Degree Granting Department
John P. Anton, Ph.D.
Alexander Levine, Ph.D.
Martin Schönfeld, Ph.D.
Kwasi Wiredu, B. Phil
Political, Social, Education, Conflict Resolution, Cooperation
In investigating Dewey’s theory of the Great community, it is important to first examine closely Dewey’s theory of scientific inquiry and show how it evades the spectator theory of knowledge common to all modern epistemologies as closed systems. Dewey maintained that through controlled experimentalism we engage, and can solve, existential issues facing us for the purpose of expanding human freedom, promoting the democratic way of life and cultivating the institutions which foster these activities. The usage of inquiry to overcome problematic situations therefore stands as one of the first conditions needed to attain the great community.
Since Dewey did not view human beings as isolated and passive spectators he engaged in formulating what it means to become an individual with experimental habits. Dewey envisioned humans as organisms operating in a common cultural environment rather than private entities cut off from one another. We are communal by way of communication. The next condition required to bring about the great community is open communication.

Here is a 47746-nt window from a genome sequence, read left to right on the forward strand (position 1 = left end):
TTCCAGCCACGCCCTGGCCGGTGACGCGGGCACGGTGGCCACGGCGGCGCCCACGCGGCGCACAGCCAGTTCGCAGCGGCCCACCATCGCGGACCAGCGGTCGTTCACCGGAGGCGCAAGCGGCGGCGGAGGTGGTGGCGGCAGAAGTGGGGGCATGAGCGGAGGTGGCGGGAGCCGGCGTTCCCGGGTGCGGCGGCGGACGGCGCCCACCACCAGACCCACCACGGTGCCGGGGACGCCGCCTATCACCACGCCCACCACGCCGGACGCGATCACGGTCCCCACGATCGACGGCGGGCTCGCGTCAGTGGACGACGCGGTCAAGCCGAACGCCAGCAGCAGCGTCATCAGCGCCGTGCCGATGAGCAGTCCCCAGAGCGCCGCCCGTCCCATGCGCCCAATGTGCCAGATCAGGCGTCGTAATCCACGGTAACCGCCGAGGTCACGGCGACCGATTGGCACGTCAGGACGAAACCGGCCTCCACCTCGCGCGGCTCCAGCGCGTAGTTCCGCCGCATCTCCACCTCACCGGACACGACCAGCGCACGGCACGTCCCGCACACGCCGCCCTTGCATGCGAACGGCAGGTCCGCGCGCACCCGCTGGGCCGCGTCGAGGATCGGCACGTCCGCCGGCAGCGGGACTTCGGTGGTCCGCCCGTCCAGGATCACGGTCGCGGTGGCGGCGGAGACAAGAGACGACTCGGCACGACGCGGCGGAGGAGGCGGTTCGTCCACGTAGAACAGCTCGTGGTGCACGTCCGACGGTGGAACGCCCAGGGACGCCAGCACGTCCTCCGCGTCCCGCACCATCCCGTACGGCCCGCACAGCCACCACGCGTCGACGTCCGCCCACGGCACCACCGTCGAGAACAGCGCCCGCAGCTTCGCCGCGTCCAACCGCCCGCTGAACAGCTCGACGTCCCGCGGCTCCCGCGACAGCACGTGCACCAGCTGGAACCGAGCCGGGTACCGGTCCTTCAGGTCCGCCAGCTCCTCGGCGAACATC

Dewey held that human beings need to operate through the development of such habits that assist them in overcoming obstacles by means of an education that secures the process of cultural growth. This aspect of his theory became the backbone of Dewey’s conception of ethical value and his political theory. Members of the Great community must trust and freely associate to accomplish the social growth that Dewey advocates therefore free association is another condition for the achievability of the great community.
As I argue, for Dewey, any way of life which is oriented toward individual growth can be democratic. A democratic way of life is shown to be superior to any other currently pursued. Thus, any community which cultivates democratic practices throughout its culture can become a participant in the great community. By so doing it allows the individuals of that community to flourish as ethical and cognitive agents. Therefore democracy as a way of life requires that individuals participate within the cultivation of themselves and their community and this is the next condition for achieving the great community.
The final condition for achieving the great community is the full integration and usage of individual’s potentialities. If these six conditions are met, Dewey held the conditions would be ripe to bring about a great community. He never completed the social task of what the great community would be once attained, but this dissertation will gather together the materials he did provide on it and trace the steps that would be needed to achieve it.
Scholar Commons Citation
Bishop, Philip Schuyler, "Dewey's Pragmatism and the Great Community" (2010). USF Tampa Graduate Theses and Dissertations.